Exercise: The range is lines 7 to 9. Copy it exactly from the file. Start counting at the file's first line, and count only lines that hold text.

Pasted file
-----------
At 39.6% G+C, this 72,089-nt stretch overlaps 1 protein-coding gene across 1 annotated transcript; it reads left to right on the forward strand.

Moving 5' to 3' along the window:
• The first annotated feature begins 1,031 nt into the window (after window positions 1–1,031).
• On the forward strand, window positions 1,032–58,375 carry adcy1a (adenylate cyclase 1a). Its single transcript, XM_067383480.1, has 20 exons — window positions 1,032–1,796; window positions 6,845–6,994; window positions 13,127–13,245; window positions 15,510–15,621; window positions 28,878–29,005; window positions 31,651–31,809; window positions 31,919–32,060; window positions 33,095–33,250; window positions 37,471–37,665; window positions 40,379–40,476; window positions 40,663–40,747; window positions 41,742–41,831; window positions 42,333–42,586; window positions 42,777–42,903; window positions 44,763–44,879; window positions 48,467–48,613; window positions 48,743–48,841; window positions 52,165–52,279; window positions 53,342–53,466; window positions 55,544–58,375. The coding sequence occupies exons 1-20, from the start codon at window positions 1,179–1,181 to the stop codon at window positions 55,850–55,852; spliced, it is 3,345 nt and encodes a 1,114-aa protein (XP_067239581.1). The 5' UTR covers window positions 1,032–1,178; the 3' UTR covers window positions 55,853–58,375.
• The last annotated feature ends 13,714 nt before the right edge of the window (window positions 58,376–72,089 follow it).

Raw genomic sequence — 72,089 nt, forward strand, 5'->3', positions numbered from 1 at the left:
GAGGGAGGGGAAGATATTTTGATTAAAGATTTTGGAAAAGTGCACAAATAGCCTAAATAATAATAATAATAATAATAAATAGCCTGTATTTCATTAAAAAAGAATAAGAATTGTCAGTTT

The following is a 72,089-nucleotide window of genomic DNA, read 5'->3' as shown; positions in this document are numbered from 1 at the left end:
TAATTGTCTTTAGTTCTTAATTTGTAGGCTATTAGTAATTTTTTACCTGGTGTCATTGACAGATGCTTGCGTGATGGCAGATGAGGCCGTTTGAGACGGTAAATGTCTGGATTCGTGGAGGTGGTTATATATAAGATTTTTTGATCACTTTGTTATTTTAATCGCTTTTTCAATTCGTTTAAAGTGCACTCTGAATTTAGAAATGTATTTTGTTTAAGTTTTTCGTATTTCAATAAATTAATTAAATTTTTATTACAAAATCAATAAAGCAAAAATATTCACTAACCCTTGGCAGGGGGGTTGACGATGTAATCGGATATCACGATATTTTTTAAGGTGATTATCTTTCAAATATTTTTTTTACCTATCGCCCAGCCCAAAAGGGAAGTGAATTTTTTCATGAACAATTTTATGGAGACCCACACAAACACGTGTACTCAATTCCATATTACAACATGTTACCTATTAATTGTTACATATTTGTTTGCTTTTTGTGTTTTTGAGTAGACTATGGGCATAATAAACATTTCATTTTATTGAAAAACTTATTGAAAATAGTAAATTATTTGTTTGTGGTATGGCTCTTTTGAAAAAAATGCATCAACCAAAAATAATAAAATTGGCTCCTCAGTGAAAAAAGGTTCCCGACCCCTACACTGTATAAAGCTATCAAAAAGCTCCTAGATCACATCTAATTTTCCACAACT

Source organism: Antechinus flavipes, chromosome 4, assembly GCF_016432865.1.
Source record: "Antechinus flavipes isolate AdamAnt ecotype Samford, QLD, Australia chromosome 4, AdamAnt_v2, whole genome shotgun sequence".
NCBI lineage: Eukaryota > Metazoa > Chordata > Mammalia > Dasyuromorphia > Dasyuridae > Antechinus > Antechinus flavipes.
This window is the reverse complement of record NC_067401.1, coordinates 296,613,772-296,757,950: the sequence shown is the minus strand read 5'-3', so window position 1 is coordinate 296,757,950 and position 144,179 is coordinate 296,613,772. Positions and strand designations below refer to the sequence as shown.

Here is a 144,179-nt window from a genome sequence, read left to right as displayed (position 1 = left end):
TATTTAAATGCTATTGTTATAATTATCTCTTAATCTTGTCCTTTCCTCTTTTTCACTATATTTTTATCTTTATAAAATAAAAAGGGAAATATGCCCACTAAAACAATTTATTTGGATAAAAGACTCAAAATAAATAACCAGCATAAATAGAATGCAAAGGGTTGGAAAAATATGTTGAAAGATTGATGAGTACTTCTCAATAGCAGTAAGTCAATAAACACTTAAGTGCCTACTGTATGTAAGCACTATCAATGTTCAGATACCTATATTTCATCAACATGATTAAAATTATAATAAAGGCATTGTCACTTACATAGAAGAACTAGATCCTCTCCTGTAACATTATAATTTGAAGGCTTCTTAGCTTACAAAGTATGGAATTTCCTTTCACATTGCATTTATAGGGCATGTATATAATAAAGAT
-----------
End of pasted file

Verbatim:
GAGGGAGGGGAAGATATTTTGATTAAAGATTTTGGAAAAGTGCACAAATAGCCTAAATAATAATAATAATAATAATAAATAGCCTGTATTTCATTAAAAAAGAATAAGAATTGTCAGTTT

The following is a 72,089-nucleotide window of genomic DNA, read 5'->3' as shown; positions in this document are numbered from 1 at the left end:
TAATTGTCTTTAGTTCTTAATTTGTAGGCTATTAGTAATTTTTTACCTGGTGTCATTGACAGATGCTTGCGTGATGGCAGATGAGGCCGTTTGAGACGGTAAATGTCTGGATTCGTGGAGGTGGTTATATATAAGATTTTTTGATCACTTTGTTATTTTAATCGCTTTTTCAATTCGTTTAAAGTGCACTCTGAATTTAGAAATGTATTTTGTTTAAGTTTTTCGTATTTCAATAAATTAATTAAATTTTTATTACAAAATCAATAAAGCAAAAATATTCACTAACCCTTGGCAGGGGGGTTGACGATGTAATCGGATATCACGATATTTTTTAAGGTGATTATCTTTCAAATATTTTTTTTACCTATCGCCCAGCCCAAAAGGGAAGTGAATTTTTTCATGAACAATTTTATGGAGACCCACACAAACACGTGTACTCAATTCCATATTACAACATGTTACCTATTAATTGTTACATATTTGTTTGCTTTTTGTGTTTTTGAGTAGACTATGGGCATAATAAACATTTCATTTTATTGAAAAACTTATTGAAAATAGTAAATTATTTGTTTGTGGTATGGCTCTTTTGAAAAAAATGCATCAACCAAAAATAATAAAATTGGCTCCTCAGTGAAAAAAGGTTCCCGACCCCTACACTGTATAAAGCTATCAAAAAGCTCCTAGATCACATCTAATTTTCCACAACT